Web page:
"As millennials are becoming a larger contributing force to the workplace, they really want to have a connection to corporate strategy," Saari continued. "They want to feel like there is purpose in them showing up and clocking in day in and day out."

Organizations can improve retention of those performers by understanding, developing and refining their human capital strategy, in the context of both employee engagement as well as employee disengagement.

"Focus," said Callahan, of Marketing Innovators, "on the human elements that drive or negatively impact engagement, relative to an employee's discretionary effort, emotional connectivity and accountability."


Employee disengagement is one of the biggest, yet most often neglected, threats to employee retention. Disengaged employees can cause productivity and company morale to drop, and even destroy a company's culture.

Engaged employees by their very nature are willing to go the extra mile.

— Mike Ryan,
Madison Performance Group

Mike Ryan, of Madison Performance, said, "One of the things companies need to be very concerned about is a collective level of frustration in the workplace—and this might even describe the mindset of good, engaged employees."

Over the past couple of years, Ryan explained, companies have let people go and didn't replace them. Then, they asked people who stayed with the company to do even more.

"Engaged employees by their very nature are willing to go the extra mile," Ryan said. "They understand the organization's mission. They take the organization's success personally, and they didn't get frustrated with the extra workload demand of them. But they get frustrated when they personally cannot do everything that's on their plate. So what happens is you get a mind shifting, a feeling of helplessness, that you're overwhelmed, that you can't get everything done that your job has literally gone from mission critical to mission impossible."

All this begins to wear away at that collective sense of alignment that indicates the top performer and management are both moving in the same direction.

"I think what has happened," Ryan said, "is that good people have gotten very frustrated lately. Companies would be very smart to use their recognition programs as a way to help top performers understand what the priorities of the organization really are, because otherwise everything becomes a priority and therefore, in a sense, nothing really is."

Irvine agreed with Ryan. He said that to re-engage employees, one of the proven strategies used by successful companies today is an effective employee recognition program.

Research has shown that by consistently recognizing and acknowledging employees for accomplishments that align with corporate objectives and values, they will understand their value to the organization and become more engaged and energized in their daily work. This increases the likelihood they will want to remain part of the company, as they feel part of the culture the recognition program built.


No business thrives without its top performers.

"They are like every other employee in that they crave appreciation and acknowledgement from their employer," Irvine said. "Bonuses and simple pay raises aren't enough. They want to feel vested in the company and want the affirmation that the company is vested in them as an employee."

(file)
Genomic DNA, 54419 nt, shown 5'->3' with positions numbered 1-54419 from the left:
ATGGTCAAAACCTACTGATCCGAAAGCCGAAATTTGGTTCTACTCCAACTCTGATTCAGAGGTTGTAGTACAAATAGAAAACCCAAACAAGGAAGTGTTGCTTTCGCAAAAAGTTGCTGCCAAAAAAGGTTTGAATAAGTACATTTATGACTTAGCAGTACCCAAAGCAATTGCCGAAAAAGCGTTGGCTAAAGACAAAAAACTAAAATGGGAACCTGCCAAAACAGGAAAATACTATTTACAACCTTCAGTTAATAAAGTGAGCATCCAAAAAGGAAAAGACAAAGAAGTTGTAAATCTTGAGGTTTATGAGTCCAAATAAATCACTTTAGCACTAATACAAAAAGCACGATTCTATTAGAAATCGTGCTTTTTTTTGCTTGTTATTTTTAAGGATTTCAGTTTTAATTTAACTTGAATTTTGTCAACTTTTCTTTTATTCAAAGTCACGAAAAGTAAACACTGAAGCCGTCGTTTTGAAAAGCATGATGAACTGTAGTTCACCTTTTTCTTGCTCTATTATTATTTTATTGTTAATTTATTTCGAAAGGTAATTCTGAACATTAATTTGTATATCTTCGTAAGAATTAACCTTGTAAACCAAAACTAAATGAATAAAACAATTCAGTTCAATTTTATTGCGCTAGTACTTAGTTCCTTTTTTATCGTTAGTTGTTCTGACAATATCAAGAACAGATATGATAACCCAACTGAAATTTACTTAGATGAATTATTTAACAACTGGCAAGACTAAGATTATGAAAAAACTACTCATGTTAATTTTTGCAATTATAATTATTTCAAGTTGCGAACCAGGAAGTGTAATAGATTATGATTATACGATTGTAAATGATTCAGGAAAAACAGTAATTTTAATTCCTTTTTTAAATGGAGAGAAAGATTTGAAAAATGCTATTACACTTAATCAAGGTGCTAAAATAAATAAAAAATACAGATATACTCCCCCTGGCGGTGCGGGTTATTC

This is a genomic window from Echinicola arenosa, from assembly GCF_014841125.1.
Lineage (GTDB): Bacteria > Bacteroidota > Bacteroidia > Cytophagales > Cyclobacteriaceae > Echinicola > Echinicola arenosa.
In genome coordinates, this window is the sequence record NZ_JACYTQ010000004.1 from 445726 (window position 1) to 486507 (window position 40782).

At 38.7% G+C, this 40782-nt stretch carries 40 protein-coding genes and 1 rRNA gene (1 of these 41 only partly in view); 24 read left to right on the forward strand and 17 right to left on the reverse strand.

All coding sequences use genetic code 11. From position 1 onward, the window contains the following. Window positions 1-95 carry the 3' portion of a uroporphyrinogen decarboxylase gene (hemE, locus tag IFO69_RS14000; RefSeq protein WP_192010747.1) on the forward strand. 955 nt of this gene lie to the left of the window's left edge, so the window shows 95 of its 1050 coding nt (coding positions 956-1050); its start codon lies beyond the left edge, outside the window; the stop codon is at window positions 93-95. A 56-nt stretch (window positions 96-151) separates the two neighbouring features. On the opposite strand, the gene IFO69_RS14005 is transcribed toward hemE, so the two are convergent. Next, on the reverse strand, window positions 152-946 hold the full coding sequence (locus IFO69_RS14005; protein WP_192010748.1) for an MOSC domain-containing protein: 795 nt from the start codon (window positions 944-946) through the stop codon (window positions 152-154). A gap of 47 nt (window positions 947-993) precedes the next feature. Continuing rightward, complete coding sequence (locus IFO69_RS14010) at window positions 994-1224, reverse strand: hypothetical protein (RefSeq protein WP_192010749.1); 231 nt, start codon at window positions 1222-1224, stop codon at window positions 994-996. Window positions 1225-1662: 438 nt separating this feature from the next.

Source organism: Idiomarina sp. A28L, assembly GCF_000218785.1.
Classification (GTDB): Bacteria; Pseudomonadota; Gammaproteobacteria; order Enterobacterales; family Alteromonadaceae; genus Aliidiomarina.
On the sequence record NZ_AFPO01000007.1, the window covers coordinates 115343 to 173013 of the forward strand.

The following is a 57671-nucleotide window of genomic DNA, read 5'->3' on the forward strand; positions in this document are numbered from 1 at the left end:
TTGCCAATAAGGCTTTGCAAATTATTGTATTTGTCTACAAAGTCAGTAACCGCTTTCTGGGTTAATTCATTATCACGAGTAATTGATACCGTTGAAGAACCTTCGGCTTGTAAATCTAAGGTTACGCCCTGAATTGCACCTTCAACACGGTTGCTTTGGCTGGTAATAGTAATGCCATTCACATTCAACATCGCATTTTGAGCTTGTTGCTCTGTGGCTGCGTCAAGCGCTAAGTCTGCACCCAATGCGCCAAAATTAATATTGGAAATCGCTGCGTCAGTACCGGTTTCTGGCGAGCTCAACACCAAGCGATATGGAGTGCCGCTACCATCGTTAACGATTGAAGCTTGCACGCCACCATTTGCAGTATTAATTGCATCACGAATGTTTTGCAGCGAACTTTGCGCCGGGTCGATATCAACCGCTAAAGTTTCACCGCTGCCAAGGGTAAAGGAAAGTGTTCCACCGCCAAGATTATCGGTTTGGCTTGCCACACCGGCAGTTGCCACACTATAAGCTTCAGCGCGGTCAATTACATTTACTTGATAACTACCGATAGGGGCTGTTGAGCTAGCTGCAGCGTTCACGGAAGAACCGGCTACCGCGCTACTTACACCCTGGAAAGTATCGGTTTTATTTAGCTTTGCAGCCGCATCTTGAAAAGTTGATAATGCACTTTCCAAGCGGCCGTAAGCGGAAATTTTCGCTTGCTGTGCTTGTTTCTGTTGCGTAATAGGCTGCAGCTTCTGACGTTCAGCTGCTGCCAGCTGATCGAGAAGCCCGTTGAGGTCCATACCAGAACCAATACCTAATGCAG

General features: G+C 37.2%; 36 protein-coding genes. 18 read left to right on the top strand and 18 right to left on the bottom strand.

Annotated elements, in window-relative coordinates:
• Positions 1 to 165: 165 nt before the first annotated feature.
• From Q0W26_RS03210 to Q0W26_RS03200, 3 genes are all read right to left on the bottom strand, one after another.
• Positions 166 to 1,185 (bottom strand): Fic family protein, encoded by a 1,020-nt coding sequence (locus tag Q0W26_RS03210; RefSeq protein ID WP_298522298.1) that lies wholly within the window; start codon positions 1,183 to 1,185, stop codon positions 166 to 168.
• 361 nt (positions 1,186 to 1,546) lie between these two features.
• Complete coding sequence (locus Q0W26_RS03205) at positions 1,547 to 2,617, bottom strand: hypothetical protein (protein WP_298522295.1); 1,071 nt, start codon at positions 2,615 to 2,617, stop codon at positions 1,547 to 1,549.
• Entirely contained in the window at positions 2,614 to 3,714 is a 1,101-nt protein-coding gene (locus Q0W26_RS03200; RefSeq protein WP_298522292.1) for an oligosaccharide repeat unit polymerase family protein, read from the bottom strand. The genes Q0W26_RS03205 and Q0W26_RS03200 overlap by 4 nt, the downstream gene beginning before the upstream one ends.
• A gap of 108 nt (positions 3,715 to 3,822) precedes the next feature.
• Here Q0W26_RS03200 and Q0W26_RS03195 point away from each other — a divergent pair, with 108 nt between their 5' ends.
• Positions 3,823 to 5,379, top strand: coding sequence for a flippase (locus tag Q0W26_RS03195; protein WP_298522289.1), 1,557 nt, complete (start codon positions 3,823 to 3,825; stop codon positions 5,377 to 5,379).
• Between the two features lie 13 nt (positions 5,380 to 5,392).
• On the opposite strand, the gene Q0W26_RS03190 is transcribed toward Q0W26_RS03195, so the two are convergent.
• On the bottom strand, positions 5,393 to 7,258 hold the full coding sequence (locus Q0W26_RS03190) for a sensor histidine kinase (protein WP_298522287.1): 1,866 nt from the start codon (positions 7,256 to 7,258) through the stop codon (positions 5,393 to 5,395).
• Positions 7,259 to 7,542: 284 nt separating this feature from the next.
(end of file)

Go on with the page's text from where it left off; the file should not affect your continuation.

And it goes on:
When they leave their job, it's often because they feel undervalued or the corporate culture is weak.

Employees today are constantly evaluating their situation: Is this the right place for me to use my skills? Is this the right place for me to learn and to grow? Do I really like the people I work with? Does this company reflect my values, both professionally and personally? They want to have a voice and feel like they are an integral part of achieving higher business goals.

"Having an internal culture of appreciation, reward and recognition," Callahan said, "appeals to top performers because it showcases their success." It also brings import to their contribution by connecting their activities and behaviors with business strategy and organizational objectives; provides an environment for performance management, personal development, and reward and career advancement; and drives a high-performance culture that many top performers want to be part of.

Once people have a better sense of what their priorities are and what their role is in helping their organization achieve those goals, they are going to be locked in again, Ryan added.

The basic mechanics associated with recognition, he explained, "are well suited to helping remove a high level of frustration in a work environment where everything is a priority, everything needs to get done right away, and we've moved from doing more with less to doing more with nothing."

Recognition is sometimes looked at as an individual function, but the reality is that when you recognize someone, either an individual or a group of people, you are reinforcing the values of the organization and helping to exchange ideas and information to other people within the organization.

Applying that strategy to employee recognition through continual positive feedback events, which recognize and acknowledge employee accomplishments in alignment with company objectives, shows employees they're highly appreciated and valued.

This leads to retained talent—especially at the top. In fact, Irvine said, "this approach can break the cycle for employees who are sitting tight until bonus time, to then flee the company."